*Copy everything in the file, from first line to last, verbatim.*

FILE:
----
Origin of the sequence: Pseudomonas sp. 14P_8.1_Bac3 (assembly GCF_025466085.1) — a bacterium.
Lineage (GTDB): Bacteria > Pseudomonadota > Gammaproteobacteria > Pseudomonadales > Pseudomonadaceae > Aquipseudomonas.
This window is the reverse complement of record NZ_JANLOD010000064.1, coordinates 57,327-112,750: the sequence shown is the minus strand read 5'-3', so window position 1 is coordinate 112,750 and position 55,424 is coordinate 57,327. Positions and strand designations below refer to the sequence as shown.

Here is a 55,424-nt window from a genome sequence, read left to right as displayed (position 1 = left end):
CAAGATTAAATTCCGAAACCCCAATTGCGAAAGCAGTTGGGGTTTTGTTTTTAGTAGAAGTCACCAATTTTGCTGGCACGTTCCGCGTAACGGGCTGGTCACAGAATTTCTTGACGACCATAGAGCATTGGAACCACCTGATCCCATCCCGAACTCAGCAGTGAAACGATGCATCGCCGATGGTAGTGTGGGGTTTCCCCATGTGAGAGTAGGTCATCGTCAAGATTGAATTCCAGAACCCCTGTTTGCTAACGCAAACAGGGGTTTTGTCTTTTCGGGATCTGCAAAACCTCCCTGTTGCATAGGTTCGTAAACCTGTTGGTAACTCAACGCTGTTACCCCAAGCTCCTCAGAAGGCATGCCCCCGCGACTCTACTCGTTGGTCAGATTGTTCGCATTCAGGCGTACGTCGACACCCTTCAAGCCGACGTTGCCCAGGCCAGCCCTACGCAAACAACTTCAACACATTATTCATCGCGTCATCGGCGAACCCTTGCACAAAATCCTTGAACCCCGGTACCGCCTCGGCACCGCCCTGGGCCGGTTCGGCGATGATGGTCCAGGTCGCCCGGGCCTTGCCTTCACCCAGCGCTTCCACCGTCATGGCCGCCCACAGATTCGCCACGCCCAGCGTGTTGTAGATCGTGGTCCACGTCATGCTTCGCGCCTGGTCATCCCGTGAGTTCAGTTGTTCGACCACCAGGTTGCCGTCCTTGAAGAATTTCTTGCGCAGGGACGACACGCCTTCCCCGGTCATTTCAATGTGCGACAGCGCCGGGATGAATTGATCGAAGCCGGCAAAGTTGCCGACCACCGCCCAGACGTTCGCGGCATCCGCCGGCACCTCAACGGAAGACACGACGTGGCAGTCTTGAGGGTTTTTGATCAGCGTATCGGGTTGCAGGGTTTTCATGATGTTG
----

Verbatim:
Origin of the sequence: Pseudomonas sp. 14P_8.1_Bac3 (assembly GCF_025466085.1) — a bacterium.
Lineage (GTDB): Bacteria > Pseudomonadota > Gammaproteobacteria > Pseudomonadales > Pseudomonadaceae > Aquipseudomonas.
This window is the reverse complement of record NZ_JANLOD010000064.1, coordinates 57,327-112,750: the sequence shown is the minus strand read 5'-3', so window position 1 is coordinate 112,750 and position 55,424 is coordinate 57,327. Positions and strand designations below refer to the sequence as shown.

Here is a 55,424-nt window from a genome sequence, read left to right as displayed (position 1 = left end):
CAAGATTAAATTCCGAAACCCCAATTGCGAAAGCAGTTGGGGTTTTGTTTTTAGTAGAAGTCACCAATTTTGCTGGCACGTTCCGCGTAACGGGCTGGTCACAGAATTTCTTGACGACCATAGAGCATTGGAACCACCTGATCCCATCCCGAACTCAGCAGTGAAACGATGCATCGCCGATGGTAGTGTGGGGTTTCCCCATGTGAGAGTAGGTCATCGTCAAGATTGAATTCCAGAACCCCTGTTTGCTAACGCAAACAGGGGTTTTGTCTTTTCGGGATCTGCAAAACCTCCCTGTTGCATAGGTTCGTAAACCTGTTGGTAACTCAACGCTGTTACCCCAAGCTCCTCAGAAGGCATGCCCCCGCGACTCTACTCGTTGGTCAGATTGTTCGCATTCAGGCGTACGTCGACACCCTTCAAGCCGACGTTGCCCAGGCCAGCCCTACGCAAACAACTTCAACACATTATTCATCGCGTCATCGGCGAACCCTTGCACAAAATCCTTGAACCCCGGTACCGCCTCGGCACCGCCCTGGGCCGGTTCGGCGATGATGGTCCAGGTCGCCCGGGCCTTGCCTTCACCCAGCGCTTCCACCGTCATGGCCGCCCACAGATTCGCCACGCCCAGCGTGTTGTAGATCGTGGTCCACGTCATGCTTCGCGCCTGGTCATCCCGTGAGTTCAGTTGTTCGACCACCAGGTTGCCGTCCTTGAAGAATTTCTTGCGCAGGGACGACACGCCTTCCCCGGTCATTTCAATGTGCGACAGCGCCGGGATGAATTGATCGAAGCCGGCAAAGTTGCCGACCACCGCCCAGACGTTCGCGGCATCCGCCGGCACCTCAACGGAAGACACGACGTGGCAGTCTTGAGGGTTTTTGATCAGCGTATCGGGTTGCAGGGTTTTCATGATGTTG